U.S. Navy/Utah Air National Guard
Born in Richfield, Utah to a father who was a World War I fighter pilot, it was only natural that Brigadier General Edwin (Jake) Garn would gravitate to flying. Garn graduated from the University of Utah and was commissioned through the Naval ROTC program. By 1957, he was a pilot stationed at Whidbey Island Naval Air Station in Washington, where he flew reconnaissance missions along the entire coast of China. Based at Iwakuni, Japan, he and his crew conducted reconnaissance missions that lasted ten or more hours at a time. The crew monitored all activity, including submarine movement. Because reconnaissance depended mostly on the eyes of the crew members with some assistance from radar, Garn says he got to know the coast of China better than he has ever known the coasts of the U.S.
Some flights were uneventful; others were not. On one mission, Garn’s aircraft was approached by a MiG-15. The fighter flew so close that Garn could clearly see the pilot’s face. He said, “We had no air to air guns.” After several minutes, the pilot waved and flew away. Garn still vividly remembers the pilot’s face. After seven months, the crew returned to Whidbey Island to assume other missions.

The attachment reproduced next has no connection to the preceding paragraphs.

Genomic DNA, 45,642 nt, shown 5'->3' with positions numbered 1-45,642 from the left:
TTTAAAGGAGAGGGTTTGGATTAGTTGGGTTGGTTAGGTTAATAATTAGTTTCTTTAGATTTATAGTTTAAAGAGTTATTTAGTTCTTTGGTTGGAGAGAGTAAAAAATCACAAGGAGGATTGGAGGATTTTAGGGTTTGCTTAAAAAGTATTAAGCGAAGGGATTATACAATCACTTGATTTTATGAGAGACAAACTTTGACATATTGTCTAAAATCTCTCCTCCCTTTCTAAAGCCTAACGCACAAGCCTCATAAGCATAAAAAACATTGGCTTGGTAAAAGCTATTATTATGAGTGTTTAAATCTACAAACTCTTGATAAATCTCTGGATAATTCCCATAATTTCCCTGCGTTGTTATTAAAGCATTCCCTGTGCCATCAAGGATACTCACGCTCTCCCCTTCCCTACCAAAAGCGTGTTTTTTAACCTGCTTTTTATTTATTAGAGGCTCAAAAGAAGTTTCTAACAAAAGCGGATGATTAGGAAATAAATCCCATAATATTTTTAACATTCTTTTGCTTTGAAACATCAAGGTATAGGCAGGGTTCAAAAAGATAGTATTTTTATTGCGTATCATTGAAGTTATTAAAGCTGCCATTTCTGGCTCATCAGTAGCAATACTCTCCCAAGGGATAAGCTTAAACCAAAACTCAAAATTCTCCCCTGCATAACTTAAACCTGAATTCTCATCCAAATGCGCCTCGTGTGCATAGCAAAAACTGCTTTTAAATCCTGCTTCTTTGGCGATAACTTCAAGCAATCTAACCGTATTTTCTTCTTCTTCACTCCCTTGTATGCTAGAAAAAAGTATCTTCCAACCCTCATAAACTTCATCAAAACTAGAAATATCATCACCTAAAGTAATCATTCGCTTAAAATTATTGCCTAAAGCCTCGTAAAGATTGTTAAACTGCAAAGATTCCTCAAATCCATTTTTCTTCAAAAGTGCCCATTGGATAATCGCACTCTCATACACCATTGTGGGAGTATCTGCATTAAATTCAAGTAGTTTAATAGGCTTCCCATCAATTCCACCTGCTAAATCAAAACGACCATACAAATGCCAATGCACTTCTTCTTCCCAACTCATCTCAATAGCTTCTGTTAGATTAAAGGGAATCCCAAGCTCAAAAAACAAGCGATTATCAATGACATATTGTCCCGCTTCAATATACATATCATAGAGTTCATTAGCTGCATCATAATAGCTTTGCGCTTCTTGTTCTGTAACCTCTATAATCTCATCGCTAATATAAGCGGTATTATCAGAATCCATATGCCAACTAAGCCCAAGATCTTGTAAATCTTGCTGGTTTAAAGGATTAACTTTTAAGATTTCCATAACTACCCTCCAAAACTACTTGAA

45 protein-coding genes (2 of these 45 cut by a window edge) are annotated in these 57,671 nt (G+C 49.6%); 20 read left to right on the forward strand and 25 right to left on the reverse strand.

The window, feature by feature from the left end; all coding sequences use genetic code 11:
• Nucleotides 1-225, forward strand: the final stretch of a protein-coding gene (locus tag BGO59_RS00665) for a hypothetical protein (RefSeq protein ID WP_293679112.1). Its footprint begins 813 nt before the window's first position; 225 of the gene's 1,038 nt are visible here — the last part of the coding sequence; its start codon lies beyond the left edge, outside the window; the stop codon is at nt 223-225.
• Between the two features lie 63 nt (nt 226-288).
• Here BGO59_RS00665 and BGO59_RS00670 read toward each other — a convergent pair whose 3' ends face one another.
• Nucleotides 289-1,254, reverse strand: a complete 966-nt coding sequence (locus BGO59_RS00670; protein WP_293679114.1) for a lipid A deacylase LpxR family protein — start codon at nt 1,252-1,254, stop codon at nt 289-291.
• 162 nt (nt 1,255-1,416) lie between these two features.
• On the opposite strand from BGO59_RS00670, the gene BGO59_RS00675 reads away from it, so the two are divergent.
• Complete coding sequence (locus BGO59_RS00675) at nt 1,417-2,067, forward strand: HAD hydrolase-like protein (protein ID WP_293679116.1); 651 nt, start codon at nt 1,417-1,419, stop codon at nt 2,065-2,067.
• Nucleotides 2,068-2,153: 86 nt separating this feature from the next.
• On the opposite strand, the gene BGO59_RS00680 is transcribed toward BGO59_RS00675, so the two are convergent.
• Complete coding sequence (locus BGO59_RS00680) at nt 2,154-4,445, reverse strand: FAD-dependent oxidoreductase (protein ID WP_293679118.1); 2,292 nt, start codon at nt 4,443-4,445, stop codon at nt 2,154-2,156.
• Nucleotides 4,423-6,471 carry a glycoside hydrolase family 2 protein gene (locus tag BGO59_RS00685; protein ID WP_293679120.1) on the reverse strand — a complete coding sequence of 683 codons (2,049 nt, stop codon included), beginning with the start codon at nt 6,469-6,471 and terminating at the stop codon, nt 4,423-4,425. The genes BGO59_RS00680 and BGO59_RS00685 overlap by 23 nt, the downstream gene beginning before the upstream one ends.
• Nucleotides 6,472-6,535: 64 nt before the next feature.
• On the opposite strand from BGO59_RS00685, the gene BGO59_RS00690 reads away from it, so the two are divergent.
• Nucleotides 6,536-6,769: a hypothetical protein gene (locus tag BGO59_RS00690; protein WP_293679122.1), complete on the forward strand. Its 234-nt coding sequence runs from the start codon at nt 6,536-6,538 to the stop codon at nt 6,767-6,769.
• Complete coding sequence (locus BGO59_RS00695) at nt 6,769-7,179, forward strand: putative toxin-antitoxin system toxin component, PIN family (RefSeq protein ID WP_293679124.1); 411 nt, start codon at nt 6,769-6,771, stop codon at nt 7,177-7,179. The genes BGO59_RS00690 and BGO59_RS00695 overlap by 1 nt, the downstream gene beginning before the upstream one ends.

In 1960, Garn completed his Navy commitment, and in 1963, he joined the Utah Air National Guard. In the early days of America’s Vietnam involvement, Garn flew supply missions to Vietnam. Garn piloted a C-124, the largest plane in the military fleet, and not-so-affectionately known as “Old Shaky.”
He continued his public service, beginning in 1968 as a Salt Lake City Commissioner, Mayor, and then U.S. Senator for 18 years. During this time, his membership on key committees and subcommittees allowed him to be an incredibly effective proponent of spaceflight and NASA.
Garn retired from the Air Guard in 1979 as a Colonel and was later promoted to Brigadier General, following his flight with NASA.
In 1985, Garn flew aboard the Space Shuttle Discovery as a payload specialist, logging 108 orbits and 2.8 million miles. He is the only pilot in aviation history to have wings from the Navy, Air Force, and NASA. In 1992, Garn received one of aviation’s most coveted honors, the Wright Brothers Memorial Trophy, which is bestowed annually by the National Aeronautics Association. Garn was cited for “a lifetime of public service in government and active participation in all segments of U.S. aviation, as a military and civilian pilot, astronaut, and as one of the U.S. Senate’s most effective aerospace spokesmen and legislators.”
But for all he has achieved in life, Brig. Gen. Garn has long maintained that “My 25 years as a military pilot is my greatest accomplishment in life.”